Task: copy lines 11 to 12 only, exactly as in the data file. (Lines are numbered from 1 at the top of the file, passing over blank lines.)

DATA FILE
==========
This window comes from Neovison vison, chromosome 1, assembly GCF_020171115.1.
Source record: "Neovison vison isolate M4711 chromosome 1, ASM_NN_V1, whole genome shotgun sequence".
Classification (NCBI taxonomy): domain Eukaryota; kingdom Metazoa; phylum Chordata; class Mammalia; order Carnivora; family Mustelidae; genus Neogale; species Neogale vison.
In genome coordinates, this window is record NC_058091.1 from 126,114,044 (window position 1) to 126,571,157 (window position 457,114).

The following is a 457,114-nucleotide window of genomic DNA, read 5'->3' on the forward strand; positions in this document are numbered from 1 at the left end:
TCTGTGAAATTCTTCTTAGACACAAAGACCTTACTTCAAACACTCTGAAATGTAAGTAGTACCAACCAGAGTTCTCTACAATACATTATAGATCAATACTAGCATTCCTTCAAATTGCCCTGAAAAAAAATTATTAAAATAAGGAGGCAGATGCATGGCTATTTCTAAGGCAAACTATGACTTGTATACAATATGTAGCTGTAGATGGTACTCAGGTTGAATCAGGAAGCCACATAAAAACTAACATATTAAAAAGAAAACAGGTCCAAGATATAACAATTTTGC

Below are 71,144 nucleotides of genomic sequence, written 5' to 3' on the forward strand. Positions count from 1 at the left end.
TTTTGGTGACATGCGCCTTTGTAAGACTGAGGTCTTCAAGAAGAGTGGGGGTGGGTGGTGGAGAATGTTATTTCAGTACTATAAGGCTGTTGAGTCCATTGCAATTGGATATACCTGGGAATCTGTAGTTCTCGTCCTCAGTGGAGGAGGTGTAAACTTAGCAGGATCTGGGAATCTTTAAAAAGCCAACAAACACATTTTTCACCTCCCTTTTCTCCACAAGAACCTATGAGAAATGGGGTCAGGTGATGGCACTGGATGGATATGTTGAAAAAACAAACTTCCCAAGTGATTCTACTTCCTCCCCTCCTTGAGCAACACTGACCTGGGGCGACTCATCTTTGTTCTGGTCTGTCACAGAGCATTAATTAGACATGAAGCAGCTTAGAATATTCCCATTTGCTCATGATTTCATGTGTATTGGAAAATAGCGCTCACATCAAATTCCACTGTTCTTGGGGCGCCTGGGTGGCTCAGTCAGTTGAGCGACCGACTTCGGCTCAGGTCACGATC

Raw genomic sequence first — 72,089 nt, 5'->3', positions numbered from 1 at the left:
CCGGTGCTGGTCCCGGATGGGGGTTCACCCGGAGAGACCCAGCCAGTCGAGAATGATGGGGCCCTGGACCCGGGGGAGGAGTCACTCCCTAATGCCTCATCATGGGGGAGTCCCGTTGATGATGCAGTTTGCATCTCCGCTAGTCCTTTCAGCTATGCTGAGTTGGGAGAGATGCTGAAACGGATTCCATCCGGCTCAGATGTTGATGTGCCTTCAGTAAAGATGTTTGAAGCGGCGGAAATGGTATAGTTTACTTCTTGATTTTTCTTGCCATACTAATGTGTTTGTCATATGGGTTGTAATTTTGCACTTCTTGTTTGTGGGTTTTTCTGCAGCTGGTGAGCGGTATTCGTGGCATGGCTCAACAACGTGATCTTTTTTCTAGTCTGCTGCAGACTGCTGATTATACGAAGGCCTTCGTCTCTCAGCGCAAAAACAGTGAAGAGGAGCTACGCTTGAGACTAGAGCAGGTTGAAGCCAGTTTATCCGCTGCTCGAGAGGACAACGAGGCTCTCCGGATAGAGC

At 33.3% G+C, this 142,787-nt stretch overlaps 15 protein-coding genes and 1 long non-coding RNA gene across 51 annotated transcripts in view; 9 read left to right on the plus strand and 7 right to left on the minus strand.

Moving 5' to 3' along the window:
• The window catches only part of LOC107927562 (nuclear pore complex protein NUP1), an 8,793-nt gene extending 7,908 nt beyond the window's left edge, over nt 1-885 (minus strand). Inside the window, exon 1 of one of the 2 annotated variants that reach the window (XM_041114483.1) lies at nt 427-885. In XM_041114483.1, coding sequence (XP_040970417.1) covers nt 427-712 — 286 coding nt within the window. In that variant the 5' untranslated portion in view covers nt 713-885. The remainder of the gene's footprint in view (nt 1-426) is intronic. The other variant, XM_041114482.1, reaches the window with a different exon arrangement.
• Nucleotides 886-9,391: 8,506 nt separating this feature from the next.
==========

At 33.3% G+C, this 142,787-nt stretch overlaps 15 protein-coding genes and 1 long non-coding RNA gene across 51 annotated transcripts in view; 9 read left to right on the plus strand and 7 right to left on the minus strand.

Moving 5' to 3' along the window: